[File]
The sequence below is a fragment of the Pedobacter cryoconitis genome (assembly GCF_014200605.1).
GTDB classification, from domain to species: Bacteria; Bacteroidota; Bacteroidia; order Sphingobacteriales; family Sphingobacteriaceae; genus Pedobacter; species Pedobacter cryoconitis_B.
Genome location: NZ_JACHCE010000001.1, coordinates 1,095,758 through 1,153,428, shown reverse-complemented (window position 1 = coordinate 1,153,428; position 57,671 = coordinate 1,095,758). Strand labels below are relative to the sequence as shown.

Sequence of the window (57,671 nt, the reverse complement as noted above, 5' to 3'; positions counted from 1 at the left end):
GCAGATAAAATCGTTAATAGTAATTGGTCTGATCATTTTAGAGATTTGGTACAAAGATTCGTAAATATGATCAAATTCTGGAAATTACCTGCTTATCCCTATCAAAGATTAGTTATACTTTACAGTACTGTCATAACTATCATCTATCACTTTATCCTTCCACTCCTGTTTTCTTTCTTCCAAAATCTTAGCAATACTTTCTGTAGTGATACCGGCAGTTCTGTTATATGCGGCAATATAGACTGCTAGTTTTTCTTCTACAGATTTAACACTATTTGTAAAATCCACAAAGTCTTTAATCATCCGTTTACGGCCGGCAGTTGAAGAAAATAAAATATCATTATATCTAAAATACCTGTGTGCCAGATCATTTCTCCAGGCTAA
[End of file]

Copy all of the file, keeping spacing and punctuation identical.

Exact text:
The sequence below is a fragment of the Pedobacter cryoconitis genome (assembly GCF_014200605.1).
GTDB classification, from domain to species: Bacteria; Bacteroidota; Bacteroidia; order Sphingobacteriales; family Sphingobacteriaceae; genus Pedobacter; species Pedobacter cryoconitis_B.
Genome location: NZ_JACHCE010000001.1, coordinates 1,095,758 through 1,153,428, shown reverse-complemented (window position 1 = coordinate 1,153,428; position 57,671 = coordinate 1,095,758). Strand labels below are relative to the sequence as shown.

Sequence of the window (57,671 nt, the reverse complement as noted above, 5' to 3'; positions counted from 1 at the left end):
GCAGATAAAATCGTTAATAGTAATTGGTCTGATCATTTTAGAGATTTGGTACAAAGATTCGTAAATATGATCAAATTCTGGAAATTACCTGCTTATCCCTATCAAAGATTAGTTATACTTTACAGTACTGTCATAACTATCATCTATCACTTTATCCTTCCACTCCTGTTTTCTTTCTTCCAAAATCTTAGCAATACTTTCTGTAGTGATACCGGCAGTTCTGTTATATGCGGCAATATAGACTGCTAGTTTTTCTTCTACAGATTTAACACTATTTGTAAAATCCACAAAGTCTTTAATCATCCGTTTACGGCCGGCAGTTGAAGAAAATAAAATATCATTATATCTAAAATACCTGTGTGCCAGATCATTTCTCCAGGCTAA